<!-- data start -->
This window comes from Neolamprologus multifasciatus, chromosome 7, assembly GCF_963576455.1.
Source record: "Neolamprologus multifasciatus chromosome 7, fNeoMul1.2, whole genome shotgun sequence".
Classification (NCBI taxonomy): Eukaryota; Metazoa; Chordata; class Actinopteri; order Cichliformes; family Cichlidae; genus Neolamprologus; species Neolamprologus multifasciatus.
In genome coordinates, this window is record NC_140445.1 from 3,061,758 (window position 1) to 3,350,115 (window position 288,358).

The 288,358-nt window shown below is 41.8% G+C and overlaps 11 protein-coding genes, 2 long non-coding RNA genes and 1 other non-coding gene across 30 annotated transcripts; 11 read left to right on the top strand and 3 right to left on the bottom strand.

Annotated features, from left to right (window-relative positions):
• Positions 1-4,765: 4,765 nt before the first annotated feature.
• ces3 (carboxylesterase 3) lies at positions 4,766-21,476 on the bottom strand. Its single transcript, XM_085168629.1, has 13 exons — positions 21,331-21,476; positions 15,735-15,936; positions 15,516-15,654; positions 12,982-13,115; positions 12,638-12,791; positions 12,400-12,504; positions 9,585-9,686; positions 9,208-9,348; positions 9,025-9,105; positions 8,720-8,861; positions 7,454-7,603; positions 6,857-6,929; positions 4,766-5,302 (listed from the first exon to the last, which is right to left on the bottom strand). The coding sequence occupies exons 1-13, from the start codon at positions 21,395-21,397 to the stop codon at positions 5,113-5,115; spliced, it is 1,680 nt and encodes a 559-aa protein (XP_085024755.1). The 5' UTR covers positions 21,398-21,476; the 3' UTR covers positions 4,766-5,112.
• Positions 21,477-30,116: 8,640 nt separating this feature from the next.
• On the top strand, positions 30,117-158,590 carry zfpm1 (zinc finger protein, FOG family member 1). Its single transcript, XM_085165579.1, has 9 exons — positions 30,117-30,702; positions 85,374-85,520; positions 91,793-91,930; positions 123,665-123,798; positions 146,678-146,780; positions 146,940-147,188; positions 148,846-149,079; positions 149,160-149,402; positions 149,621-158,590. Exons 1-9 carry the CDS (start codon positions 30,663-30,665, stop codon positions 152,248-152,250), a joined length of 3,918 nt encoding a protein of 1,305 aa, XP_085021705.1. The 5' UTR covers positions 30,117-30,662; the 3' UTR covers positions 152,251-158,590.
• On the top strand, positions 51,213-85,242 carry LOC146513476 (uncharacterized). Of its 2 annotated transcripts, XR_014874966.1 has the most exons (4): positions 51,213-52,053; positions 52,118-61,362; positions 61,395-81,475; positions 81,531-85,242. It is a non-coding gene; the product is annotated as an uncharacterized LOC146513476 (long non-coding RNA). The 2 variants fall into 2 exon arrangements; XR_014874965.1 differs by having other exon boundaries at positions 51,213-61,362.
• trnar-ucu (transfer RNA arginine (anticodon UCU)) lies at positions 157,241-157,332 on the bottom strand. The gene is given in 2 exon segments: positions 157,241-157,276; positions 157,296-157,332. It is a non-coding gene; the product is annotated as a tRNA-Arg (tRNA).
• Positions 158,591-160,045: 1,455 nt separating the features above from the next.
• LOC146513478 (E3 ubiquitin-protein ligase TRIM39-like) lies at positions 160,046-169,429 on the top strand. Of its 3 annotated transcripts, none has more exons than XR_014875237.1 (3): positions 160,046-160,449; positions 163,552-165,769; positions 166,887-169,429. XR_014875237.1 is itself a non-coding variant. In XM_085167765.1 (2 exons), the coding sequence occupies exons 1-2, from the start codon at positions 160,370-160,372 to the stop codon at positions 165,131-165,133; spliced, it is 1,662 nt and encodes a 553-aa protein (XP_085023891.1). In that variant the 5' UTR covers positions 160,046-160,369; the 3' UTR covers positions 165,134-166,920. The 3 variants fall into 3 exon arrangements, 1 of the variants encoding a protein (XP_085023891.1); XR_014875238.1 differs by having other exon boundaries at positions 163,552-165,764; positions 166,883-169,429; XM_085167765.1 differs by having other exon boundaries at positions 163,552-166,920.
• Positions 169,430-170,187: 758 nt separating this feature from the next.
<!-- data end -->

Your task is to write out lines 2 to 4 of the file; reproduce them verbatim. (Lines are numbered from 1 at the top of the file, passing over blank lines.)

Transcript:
Source record: "Neolamprologus multifasciatus chromosome 7, fNeoMul1.2, whole genome shotgun sequence".
Classification (NCBI taxonomy): Eukaryota; Metazoa; Chordata; class Actinopteri; order Cichliformes; family Cichlidae; genus Neolamprologus; species Neolamprologus multifasciatus.
In genome coordinates, this window is record NC_140445.1 from 3,061,758 (window position 1) to 3,350,115 (window position 288,358).